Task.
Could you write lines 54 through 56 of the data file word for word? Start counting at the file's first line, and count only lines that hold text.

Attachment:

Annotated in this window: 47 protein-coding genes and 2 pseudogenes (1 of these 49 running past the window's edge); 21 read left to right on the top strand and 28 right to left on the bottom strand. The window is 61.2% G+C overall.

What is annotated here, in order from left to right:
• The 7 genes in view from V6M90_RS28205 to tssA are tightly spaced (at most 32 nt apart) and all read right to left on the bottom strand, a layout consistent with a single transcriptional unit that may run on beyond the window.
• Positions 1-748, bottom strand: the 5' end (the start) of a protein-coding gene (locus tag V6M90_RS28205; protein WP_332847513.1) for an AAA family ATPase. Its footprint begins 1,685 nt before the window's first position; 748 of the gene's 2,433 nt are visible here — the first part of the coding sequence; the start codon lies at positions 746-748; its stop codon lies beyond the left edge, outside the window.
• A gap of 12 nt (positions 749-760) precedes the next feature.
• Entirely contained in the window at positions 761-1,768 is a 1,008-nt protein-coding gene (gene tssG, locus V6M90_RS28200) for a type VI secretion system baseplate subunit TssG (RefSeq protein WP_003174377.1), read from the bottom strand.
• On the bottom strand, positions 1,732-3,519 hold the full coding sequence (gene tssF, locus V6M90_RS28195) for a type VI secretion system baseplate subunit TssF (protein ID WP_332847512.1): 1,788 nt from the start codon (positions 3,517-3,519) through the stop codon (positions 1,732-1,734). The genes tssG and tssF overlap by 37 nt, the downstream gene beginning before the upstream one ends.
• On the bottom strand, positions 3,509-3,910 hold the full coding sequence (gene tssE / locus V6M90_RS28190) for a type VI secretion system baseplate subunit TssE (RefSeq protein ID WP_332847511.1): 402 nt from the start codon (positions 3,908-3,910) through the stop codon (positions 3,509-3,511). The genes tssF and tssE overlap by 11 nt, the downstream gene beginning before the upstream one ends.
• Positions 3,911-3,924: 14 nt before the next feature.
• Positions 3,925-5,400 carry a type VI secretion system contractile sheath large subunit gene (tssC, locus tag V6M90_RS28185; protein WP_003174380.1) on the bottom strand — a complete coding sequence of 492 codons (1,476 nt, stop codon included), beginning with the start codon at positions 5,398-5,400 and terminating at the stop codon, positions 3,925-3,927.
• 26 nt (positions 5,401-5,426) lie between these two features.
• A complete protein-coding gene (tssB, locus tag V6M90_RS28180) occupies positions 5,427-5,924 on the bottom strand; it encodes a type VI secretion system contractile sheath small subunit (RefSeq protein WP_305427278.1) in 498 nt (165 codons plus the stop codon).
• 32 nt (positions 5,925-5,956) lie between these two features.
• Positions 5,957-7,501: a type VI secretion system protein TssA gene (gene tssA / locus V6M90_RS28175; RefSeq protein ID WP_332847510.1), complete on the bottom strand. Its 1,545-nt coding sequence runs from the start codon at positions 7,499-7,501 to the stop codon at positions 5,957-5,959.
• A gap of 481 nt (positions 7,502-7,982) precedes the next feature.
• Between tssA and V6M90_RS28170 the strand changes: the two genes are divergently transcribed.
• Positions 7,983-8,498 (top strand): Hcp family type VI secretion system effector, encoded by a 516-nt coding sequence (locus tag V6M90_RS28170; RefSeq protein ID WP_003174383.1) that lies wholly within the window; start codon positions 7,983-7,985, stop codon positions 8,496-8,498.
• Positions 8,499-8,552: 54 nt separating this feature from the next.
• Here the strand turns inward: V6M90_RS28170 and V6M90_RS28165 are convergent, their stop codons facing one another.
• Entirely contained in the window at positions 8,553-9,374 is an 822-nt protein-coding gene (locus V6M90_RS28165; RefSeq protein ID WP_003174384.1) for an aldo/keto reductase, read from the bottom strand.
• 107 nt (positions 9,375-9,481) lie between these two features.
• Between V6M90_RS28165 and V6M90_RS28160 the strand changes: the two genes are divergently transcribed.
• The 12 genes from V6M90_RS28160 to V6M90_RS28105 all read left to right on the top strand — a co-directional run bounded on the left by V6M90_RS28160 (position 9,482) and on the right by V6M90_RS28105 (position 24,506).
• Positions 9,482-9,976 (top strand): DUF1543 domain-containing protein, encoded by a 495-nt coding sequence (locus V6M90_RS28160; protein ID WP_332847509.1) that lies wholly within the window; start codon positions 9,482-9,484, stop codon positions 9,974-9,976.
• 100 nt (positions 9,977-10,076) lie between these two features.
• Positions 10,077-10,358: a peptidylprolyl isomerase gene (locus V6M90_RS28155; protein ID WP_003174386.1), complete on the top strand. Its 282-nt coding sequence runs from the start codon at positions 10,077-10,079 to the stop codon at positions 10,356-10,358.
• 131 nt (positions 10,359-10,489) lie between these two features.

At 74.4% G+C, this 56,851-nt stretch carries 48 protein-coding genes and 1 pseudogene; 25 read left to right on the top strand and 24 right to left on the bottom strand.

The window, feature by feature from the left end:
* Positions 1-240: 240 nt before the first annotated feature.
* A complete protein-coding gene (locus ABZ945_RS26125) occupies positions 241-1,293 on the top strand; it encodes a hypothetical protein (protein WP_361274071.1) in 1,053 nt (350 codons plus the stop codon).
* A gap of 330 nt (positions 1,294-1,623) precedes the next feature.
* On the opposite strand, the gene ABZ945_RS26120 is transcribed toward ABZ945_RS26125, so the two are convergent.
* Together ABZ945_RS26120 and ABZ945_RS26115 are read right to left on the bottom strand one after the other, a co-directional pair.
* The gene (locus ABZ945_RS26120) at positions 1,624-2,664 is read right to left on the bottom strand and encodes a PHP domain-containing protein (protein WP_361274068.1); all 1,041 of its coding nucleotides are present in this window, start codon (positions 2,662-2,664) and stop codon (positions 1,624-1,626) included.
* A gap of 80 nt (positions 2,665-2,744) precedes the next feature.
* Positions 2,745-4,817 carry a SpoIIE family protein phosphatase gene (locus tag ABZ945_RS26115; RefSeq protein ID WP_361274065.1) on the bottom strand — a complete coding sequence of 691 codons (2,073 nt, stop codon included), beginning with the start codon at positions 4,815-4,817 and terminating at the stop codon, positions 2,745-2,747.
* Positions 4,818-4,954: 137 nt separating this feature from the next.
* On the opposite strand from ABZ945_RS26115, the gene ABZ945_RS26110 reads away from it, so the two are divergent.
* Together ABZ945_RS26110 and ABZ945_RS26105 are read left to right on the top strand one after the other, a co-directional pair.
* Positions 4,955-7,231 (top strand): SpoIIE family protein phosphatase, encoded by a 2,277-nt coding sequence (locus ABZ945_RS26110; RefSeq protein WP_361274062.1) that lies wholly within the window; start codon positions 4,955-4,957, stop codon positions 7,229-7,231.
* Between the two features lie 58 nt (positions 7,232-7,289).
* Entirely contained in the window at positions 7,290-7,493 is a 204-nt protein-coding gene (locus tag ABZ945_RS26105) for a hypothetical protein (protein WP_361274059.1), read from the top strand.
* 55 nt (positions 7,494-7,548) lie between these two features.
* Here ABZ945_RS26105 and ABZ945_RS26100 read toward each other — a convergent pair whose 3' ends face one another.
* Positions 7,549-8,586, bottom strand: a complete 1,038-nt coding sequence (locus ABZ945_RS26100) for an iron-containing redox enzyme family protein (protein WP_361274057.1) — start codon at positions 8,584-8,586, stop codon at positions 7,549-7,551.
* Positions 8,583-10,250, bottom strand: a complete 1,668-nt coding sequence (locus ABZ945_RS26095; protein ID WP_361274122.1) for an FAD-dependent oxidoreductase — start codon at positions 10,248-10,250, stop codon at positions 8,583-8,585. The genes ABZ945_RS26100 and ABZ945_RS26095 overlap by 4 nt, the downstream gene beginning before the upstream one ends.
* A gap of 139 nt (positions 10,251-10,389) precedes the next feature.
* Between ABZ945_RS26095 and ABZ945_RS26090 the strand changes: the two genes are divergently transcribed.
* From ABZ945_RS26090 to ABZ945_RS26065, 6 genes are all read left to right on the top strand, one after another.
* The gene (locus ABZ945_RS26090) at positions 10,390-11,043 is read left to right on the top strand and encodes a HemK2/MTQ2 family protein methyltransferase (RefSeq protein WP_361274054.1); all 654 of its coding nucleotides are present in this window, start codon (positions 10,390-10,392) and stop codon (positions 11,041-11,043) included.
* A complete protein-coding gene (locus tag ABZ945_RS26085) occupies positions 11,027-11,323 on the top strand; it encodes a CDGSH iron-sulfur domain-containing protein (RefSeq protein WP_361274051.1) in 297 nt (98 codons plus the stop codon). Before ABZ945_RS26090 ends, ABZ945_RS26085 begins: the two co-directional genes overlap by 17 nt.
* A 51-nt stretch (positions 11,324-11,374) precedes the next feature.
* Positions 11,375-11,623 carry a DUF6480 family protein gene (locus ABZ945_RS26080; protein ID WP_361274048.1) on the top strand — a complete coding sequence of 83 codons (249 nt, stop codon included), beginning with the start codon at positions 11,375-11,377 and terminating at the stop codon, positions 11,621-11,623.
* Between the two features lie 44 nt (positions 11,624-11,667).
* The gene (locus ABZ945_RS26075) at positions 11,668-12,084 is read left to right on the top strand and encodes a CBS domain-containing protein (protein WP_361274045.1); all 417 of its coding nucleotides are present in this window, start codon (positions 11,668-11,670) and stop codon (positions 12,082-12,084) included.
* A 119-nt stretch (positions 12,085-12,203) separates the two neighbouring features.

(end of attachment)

* Positions 11,375-11,623 carry a DUF6480 family protein gene (locus ABZ945_RS26080; protein ID WP_361274048.1) on the top strand — a complete coding sequence of 83 codons (249 nt, stop codon included), beginning with the start codon at positions 11,375-11,377 and terminating at the stop codon, positions 11,621-11,623.
* Between the two features lie 44 nt (positions 11,624-11,667).
* The gene (locus ABZ945_RS26075) at positions 11,668-12,084 is read left to right on the top strand and encodes a CBS domain-containing protein (protein WP_361274045.1); all 417 of its coding nucleotides are present in this window, start codon (positions 11,668-11,670) and stop codon (positions 12,082-12,084) included.